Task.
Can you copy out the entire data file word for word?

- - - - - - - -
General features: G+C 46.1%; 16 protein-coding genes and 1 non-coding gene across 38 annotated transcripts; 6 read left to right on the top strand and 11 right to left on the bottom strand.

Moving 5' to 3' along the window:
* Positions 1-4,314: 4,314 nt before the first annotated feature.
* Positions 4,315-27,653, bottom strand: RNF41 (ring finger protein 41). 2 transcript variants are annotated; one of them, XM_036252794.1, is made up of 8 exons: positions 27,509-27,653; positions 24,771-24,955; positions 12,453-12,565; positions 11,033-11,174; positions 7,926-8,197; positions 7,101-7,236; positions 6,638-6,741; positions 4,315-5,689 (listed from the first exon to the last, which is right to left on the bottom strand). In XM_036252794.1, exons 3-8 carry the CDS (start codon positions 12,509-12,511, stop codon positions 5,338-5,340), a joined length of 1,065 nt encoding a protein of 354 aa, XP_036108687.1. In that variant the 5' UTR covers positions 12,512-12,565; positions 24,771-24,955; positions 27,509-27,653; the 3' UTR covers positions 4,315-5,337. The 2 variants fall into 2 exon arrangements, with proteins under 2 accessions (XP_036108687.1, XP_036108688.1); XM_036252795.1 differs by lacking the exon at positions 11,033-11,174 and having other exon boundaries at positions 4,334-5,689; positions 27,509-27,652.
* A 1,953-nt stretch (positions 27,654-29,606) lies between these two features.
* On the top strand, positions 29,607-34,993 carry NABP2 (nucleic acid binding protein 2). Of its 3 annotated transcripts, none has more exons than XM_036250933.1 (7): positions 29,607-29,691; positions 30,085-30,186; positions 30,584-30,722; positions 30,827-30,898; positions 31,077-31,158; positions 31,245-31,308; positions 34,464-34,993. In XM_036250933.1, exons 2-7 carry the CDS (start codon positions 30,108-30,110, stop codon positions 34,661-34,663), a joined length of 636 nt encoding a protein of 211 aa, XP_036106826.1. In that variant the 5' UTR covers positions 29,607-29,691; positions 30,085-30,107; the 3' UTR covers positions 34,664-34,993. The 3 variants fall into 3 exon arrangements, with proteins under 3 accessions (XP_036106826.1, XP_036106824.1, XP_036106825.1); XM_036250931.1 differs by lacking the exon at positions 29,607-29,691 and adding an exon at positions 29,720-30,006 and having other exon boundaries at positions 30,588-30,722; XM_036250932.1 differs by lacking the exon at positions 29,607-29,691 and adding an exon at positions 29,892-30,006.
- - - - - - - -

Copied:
General features: G+C 46.1%; 16 protein-coding genes and 1 non-coding gene across 38 annotated transcripts; 6 read left to right on the top strand and 11 right to left on the bottom strand.

Moving 5' to 3' along the window:
* Positions 1-4,314: 4,314 nt before the first annotated feature.
* Positions 4,315-27,653, bottom strand: RNF41 (ring finger protein 41). 2 transcript variants are annotated; one of them, XM_036252794.1, is made up of 8 exons: positions 27,509-27,653; positions 24,771-24,955; positions 12,453-12,565; positions 11,033-11,174; positions 7,926-8,197; positions 7,101-7,236; positions 6,638-6,741; positions 4,315-5,689 (listed from the first exon to the last, which is right to left on the bottom strand). In XM_036252794.1, exons 3-8 carry the CDS (start codon positions 12,509-12,511, stop codon positions 5,338-5,340), a joined length of 1,065 nt encoding a protein of 354 aa, XP_036108687.1. In that variant the 5' UTR covers positions 12,512-12,565; positions 24,771-24,955; positions 27,509-27,653; the 3' UTR covers positions 4,315-5,337. The 2 variants fall into 2 exon arrangements, with proteins under 2 accessions (XP_036108687.1, XP_036108688.1); XM_036252795.1 differs by lacking the exon at positions 11,033-11,174 and having other exon boundaries at positions 4,334-5,689; positions 27,509-27,652.
* A 1,953-nt stretch (positions 27,654-29,606) lies between these two features.
* On the top strand, positions 29,607-34,993 carry NABP2 (nucleic acid binding protein 2). Of its 3 annotated transcripts, none has more exons than XM_036250933.1 (7): positions 29,607-29,691; positions 30,085-30,186; positions 30,584-30,722; positions 30,827-30,898; positions 31,077-31,158; positions 31,245-31,308; positions 34,464-34,993. In XM_036250933.1, exons 2-7 carry the CDS (start codon positions 30,108-30,110, stop codon positions 34,661-34,663), a joined length of 636 nt encoding a protein of 211 aa, XP_036106826.1. In that variant the 5' UTR covers positions 29,607-29,691; positions 30,085-30,107; the 3' UTR covers positions 34,664-34,993. The 3 variants fall into 3 exon arrangements, with proteins under 3 accessions (XP_036106826.1, XP_036106824.1, XP_036106825.1); XM_036250931.1 differs by lacking the exon at positions 29,607-29,691 and adding an exon at positions 29,720-30,006 and having other exon boundaries at positions 30,588-30,722; XM_036250932.1 differs by lacking the exon at positions 29,607-29,691 and adding an exon at positions 29,892-30,006.